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A local route to pain relief

Nature volume 449, pages 545546 (04 October 2007) | Download Citation

Local anaesthetics stop pain, but block all other sensations too. In rats, one molecular delivery vehicle makes an unusual local anaesthetic specific for pain — provided a little spice is added to the mix first.

Medicine has no shortage of great anaesthetics: they have been making surgery tolerable by eliminating consciousness, or by blocking complete nerve systems, for 160 years. But what we do need more of are good analgesics: drugs that suppress pain without affecting any other sensation. On page 607 of this issue, Binshtok and his colleagues — based at the Massachusetts General Hospital in Boston, where surgical anaesthesia was first demonstrated in 1846 — report a new approach to analgesia1. They have found a way to deliver a local anaesthetic so that it blocks pain sensing alone.

Foot and mouth — an argument for analgesics. Image: HULTON-DEUTSCH COLLECTION/CORBIS

To those in the know, an anaesthetic seems the last place to look for an analgesic effect. When you are numbed for the dentist's drill, the anaesthetic used blocks all the voltage-gated sodium channels in a nerve. These are proteins that conduct action potentials in nerve axons by timing, with submillisecond precision, the flow of current in the form of sodium ions across cell membranes. Blocking all sodium channels blocks all sensation; it blocks movement if the affected nerve includes motor axons, or the responses of internal organs if a controlling 'autonomic' nerve is exposed. Recently, however, certain sodium channels have been identified as being present only in pain-sensing neurons2. Drug companies have thus begun to comb their libraries of uncommercialized local anaesthetics for a 'magic bullet' drug that affects pain alone.

Binshtok et al.1 follow a different path. They study the TRPV1 ion channel, which is opened up by capsaicin — the chemical that makes chilli peppers spicy and creates the burning sensation when they are rubbed on skin — or by temperatures that rise above 42 °C, the skin temperature that we consider unpleasantly warm. The temperature-dependent gating of TRPV1 and its specific expression profile, as demonstrated in a series of animal and human studies3, show that it is a molecular sensor for noxious heat that is expressed only on small nociceptors. Nociceptors are sensory neurons that translate noxious stimuli into action potentials and conduct these electrical signals from the site of stimulation to the spinal cord. Small nociceptors conduct slowly (at about 1 m s−1), and TRPV1-positive neurons therefore mediate slowly developing, persistent pain — anything from the half-minute of smarting after stubbing a toe to the never-ending discomfort of an arthritic joint.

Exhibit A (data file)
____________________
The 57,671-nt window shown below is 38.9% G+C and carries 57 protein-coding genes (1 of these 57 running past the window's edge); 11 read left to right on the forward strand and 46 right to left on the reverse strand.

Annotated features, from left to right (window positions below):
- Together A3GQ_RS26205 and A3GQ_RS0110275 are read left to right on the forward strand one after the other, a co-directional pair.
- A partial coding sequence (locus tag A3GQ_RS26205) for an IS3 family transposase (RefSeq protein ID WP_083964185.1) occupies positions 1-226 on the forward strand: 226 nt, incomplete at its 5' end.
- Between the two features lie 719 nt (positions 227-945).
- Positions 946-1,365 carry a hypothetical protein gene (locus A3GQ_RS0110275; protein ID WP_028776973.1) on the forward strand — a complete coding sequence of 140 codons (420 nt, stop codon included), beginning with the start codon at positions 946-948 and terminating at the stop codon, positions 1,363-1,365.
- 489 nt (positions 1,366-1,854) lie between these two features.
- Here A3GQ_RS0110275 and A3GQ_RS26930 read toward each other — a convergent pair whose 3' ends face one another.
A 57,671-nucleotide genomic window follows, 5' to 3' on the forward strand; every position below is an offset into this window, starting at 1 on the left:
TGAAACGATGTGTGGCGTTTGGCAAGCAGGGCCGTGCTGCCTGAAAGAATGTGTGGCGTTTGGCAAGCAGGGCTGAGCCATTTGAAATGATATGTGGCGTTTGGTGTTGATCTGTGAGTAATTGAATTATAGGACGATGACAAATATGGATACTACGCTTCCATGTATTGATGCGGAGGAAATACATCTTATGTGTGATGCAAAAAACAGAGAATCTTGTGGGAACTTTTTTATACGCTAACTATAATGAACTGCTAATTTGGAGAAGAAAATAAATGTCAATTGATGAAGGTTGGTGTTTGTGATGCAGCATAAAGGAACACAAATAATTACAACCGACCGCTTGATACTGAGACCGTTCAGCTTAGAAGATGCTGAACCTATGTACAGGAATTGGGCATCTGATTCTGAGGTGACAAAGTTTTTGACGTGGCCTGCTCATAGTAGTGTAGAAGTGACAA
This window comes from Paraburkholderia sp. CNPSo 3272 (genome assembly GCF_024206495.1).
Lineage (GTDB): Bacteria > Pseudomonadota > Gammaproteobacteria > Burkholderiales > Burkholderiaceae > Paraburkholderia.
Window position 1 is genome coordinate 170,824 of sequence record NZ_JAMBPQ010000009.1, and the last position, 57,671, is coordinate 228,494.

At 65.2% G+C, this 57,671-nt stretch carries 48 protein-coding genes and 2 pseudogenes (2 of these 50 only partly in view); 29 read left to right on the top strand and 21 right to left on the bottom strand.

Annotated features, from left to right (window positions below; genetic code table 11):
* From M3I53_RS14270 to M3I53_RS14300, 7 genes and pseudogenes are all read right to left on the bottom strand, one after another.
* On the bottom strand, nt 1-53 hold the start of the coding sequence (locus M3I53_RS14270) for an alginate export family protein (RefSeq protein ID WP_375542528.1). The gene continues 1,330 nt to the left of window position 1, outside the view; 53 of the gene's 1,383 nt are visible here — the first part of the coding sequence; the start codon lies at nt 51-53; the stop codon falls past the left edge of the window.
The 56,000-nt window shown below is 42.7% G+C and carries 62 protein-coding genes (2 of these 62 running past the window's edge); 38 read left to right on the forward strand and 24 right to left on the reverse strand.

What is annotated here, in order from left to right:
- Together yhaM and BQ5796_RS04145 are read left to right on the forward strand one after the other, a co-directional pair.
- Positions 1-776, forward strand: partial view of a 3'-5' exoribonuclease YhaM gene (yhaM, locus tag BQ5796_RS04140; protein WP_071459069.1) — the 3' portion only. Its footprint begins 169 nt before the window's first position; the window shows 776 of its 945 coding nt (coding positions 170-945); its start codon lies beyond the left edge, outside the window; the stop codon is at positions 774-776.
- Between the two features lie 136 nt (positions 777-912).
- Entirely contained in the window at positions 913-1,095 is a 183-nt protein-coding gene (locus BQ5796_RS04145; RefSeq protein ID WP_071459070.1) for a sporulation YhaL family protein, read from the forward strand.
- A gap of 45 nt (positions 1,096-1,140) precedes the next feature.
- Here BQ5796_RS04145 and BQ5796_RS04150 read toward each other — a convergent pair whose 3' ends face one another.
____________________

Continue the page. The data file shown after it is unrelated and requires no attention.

Crucial to the story is that, although the pore of the TRPV1 channel rejects negatively charged anions, it promiscuously allows most positively charged inorganic cations to pass — and even organic cations as large as some local anaesthetics. In most cases, this is irrelevant: local anaesthetics are generally weak acids that occur in both a positively charged (protonated) form and an uncharged, 'free-base' form. As free bases, local anaesthetics readily permeate lipid cell membranes without the need to pass through the pores of an open ion channel. This is why they shut down sodium channels in all neurons; indeed, the potency of an anaesthetic rises in proportion to its lipid solubility.

Once an anaesthetic has passed through the membrane, it blocks the sodium channel from within by docking in a wide hydrophobic vestibule just to the inner side of the sodium selectivity filter, the narrowest part of the channel's pore4. This inner vestibule, whose existence was first deduced in potassium channels5 and has now been seen in their crystal structure6, is common to all voltage-gated ion channels and is the binding site for many different drugs used against various voltage-gated channels7.